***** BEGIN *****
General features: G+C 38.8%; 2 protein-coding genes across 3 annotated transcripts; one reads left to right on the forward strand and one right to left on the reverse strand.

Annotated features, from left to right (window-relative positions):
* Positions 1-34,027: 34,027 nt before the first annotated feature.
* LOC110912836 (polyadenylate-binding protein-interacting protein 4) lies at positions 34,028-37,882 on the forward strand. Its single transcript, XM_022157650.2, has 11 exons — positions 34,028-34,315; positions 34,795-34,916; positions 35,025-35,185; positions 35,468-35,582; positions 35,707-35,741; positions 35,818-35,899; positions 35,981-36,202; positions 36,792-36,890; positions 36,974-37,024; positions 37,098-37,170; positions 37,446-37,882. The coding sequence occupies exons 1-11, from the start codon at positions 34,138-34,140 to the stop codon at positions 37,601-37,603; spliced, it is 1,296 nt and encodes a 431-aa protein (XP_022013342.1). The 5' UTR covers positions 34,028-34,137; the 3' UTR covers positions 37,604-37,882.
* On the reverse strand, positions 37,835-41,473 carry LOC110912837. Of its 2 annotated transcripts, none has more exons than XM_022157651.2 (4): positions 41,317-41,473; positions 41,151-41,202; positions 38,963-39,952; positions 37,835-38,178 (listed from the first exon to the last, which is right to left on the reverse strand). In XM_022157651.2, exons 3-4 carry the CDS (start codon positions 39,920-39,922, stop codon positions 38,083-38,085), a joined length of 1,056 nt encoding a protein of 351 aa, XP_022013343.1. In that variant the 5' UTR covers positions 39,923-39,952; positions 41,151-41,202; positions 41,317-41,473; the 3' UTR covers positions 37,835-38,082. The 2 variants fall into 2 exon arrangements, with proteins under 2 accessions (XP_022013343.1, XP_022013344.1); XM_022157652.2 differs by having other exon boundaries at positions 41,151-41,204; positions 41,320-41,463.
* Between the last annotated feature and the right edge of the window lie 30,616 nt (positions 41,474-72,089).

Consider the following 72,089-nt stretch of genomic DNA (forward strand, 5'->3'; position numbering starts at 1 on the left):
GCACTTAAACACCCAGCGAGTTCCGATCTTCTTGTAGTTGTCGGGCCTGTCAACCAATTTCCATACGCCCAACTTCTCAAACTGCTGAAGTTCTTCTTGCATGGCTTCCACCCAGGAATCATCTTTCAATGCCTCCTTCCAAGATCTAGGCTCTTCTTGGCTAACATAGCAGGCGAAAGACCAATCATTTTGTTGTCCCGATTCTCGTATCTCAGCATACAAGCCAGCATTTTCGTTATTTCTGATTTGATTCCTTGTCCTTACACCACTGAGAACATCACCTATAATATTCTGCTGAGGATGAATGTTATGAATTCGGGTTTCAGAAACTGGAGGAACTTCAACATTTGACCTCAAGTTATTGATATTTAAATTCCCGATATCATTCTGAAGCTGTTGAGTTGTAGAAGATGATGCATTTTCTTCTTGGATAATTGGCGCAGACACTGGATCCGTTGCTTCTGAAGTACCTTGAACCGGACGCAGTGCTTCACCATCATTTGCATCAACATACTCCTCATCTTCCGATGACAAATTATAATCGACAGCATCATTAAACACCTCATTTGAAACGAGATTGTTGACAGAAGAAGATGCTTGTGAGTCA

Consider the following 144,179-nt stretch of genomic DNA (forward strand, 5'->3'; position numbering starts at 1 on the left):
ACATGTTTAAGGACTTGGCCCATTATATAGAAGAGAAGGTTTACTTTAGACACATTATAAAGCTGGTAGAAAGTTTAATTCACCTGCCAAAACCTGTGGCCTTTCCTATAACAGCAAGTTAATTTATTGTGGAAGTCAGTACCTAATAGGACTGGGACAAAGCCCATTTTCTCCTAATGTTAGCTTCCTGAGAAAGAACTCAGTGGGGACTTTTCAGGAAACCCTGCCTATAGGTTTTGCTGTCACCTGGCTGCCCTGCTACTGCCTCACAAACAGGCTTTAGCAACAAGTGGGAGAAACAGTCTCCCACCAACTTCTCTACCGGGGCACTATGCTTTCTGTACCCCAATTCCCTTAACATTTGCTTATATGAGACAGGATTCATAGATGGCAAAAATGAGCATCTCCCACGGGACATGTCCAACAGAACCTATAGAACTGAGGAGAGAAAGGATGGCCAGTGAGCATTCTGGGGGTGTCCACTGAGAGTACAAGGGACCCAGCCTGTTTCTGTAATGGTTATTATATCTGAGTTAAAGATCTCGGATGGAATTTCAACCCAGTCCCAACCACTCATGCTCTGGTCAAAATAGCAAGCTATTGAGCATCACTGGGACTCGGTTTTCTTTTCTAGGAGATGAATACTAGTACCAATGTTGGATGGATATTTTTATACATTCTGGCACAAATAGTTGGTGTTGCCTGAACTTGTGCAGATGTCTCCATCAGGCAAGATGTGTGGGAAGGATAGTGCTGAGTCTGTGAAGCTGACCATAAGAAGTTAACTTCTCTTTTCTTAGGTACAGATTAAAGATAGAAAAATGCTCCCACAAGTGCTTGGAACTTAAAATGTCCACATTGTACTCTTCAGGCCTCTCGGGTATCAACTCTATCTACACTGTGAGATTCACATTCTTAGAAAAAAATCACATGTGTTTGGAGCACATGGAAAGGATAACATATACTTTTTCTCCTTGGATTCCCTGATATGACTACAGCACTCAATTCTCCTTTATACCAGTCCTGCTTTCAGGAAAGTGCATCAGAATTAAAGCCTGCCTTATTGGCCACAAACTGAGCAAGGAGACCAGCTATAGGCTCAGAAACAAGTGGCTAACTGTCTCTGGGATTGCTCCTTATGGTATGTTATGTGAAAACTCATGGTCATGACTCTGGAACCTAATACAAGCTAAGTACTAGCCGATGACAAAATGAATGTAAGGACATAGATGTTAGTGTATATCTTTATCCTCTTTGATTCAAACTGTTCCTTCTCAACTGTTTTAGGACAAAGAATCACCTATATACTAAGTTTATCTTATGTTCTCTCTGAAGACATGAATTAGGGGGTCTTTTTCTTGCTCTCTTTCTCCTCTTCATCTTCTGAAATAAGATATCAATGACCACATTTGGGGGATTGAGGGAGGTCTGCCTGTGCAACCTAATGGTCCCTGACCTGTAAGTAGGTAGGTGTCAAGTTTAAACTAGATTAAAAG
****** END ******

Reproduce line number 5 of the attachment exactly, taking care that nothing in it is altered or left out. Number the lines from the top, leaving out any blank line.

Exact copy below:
* On the reverse strand, positions 37,835-41,473 carry LOC110912837. Of its 2 annotated transcripts, none has more exons than XM_022157651.2 (4): positions 41,317-41,473; positions 41,151-41,202; positions 38,963-39,952; positions 37,835-38,178 (listed from the first exon to the last, which is right to left on the reverse strand). In XM_022157651.2, exons 3-4 carry the CDS (start codon positions 39,920-39,922, stop codon positions 38,083-38,085), a joined length of 1,056 nt encoding a protein of 351 aa, XP_022013343.1. In that variant the 5' UTR covers positions 39,923-39,952; positions 41,151-41,202; positions 41,317-41,473; the 3' UTR covers positions 37,835-38,082. The 2 variants fall into 2 exon arrangements, with proteins under 2 accessions (XP_022013343.1, XP_022013344.1); XM_022157652.2 differs by having other exon boundaries at positions 41,151-41,204; positions 41,320-41,463.